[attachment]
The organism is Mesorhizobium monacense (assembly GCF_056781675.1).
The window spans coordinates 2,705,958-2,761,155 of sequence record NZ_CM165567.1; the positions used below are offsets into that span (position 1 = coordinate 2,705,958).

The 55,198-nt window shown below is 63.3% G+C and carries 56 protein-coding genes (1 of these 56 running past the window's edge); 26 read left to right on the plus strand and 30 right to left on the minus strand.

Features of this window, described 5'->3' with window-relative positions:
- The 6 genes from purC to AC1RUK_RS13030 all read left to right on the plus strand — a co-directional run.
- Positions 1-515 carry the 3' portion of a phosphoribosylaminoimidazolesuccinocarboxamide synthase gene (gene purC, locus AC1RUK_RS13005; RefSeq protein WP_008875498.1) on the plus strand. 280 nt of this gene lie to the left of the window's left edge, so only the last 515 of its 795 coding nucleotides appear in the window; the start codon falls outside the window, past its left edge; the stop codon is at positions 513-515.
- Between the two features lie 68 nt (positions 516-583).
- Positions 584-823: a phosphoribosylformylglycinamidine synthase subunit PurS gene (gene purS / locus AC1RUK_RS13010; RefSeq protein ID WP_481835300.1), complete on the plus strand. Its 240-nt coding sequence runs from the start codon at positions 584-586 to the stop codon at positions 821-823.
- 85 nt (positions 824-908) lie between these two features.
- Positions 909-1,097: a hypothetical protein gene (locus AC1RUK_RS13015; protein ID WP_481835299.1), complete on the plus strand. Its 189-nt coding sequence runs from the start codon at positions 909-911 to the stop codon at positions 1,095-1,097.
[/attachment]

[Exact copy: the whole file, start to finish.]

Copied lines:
The organism is Mesorhizobium monacense (assembly GCF_056781675.1).
The window spans coordinates 2,705,958-2,761,155 of sequence record NZ_CM165567.1; the positions used below are offsets into that span (position 1 = coordinate 2,705,958).

The 55,198-nt window shown below is 63.3% G+C and carries 56 protein-coding genes (1 of these 56 running past the window's edge); 26 read left to right on the plus strand and 30 right to left on the minus strand.

Features of this window, described 5'->3' with window-relative positions:
- The 6 genes from purC to AC1RUK_RS13030 all read left to right on the plus strand — a co-directional run.
- Positions 1-515 carry the 3' portion of a phosphoribosylaminoimidazolesuccinocarboxamide synthase gene (gene purC, locus AC1RUK_RS13005; RefSeq protein WP_008875498.1) on the plus strand. 280 nt of this gene lie to the left of the window's left edge, so only the last 515 of its 795 coding nucleotides appear in the window; the start codon falls outside the window, past its left edge; the stop codon is at positions 513-515.
- Between the two features lie 68 nt (positions 516-583).
- Positions 584-823: a phosphoribosylformylglycinamidine synthase subunit PurS gene (gene purS / locus AC1RUK_RS13010; RefSeq protein ID WP_481835300.1), complete on the plus strand. Its 240-nt coding sequence runs from the start codon at positions 584-586 to the stop codon at positions 821-823.
- 85 nt (positions 824-908) lie between these two features.
- Positions 909-1,097: a hypothetical protein gene (locus AC1RUK_RS13015; protein ID WP_481835299.1), complete on the plus strand. Its 189-nt coding sequence runs from the start codon at positions 909-911 to the stop codon at positions 1,095-1,097.